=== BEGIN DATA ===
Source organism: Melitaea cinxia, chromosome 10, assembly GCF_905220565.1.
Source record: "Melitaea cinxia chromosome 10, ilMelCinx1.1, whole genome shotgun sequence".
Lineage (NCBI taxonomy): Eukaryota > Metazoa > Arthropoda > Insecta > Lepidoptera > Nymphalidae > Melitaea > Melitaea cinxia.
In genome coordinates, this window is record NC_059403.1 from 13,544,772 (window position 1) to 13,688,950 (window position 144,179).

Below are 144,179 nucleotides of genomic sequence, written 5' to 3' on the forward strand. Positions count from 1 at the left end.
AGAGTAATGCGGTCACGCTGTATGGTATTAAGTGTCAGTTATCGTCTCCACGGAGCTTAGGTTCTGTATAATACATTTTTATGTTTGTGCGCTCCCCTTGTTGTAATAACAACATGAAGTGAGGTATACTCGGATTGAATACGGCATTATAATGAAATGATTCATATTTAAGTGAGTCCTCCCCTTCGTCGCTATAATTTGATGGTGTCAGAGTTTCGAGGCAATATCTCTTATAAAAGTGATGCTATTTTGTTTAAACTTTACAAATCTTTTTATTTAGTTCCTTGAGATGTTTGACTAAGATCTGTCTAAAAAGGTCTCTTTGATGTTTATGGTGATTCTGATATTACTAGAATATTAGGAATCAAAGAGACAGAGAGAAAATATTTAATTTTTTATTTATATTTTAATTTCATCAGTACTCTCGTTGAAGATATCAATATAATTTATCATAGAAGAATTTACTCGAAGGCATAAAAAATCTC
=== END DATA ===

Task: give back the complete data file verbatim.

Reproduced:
Source organism: Melitaea cinxia, chromosome 10, assembly GCF_905220565.1.
Source record: "Melitaea cinxia chromosome 10, ilMelCinx1.1, whole genome shotgun sequence".
Lineage (NCBI taxonomy): Eukaryota > Metazoa > Arthropoda > Insecta > Lepidoptera > Nymphalidae > Melitaea > Melitaea cinxia.
In genome coordinates, this window is record NC_059403.1 from 13,544,772 (window position 1) to 13,688,950 (window position 144,179).

Below are 144,179 nucleotides of genomic sequence, written 5' to 3' on the forward strand. Positions count from 1 at the left end.
AGAGTAATGCGGTCACGCTGTATGGTATTAAGTGTCAGTTATCGTCTCCACGGAGCTTAGGTTCTGTATAATACATTTTTATGTTTGTGCGCTCCCCTTGTTGTAATAACAACATGAAGTGAGGTATACTCGGATTGAATACGGCATTATAATGAAATGATTCATATTTAAGTGAGTCCTCCCCTTCGTCGCTATAATTTGATGGTGTCAGAGTTTCGAGGCAATATCTCTTATAAAAGTGATGCTATTTTGTTTAAACTTTACAAATCTTTTTATTTAGTTCCTTGAGATGTTTGACTAAGATCTGTCTAAAAAGGTCTCTTTGATGTTTATGGTGATTCTGATATTACTAGAATATTAGGAATCAAAGAGACAGAGAGAAAATATTTAATTTTTTATTTATATTTTAATTTCATCAGTACTCTCGTTGAAGATATCAATATAATTTATCATAGAAGAATTTACTCGAAGGCATAAAAAATCTC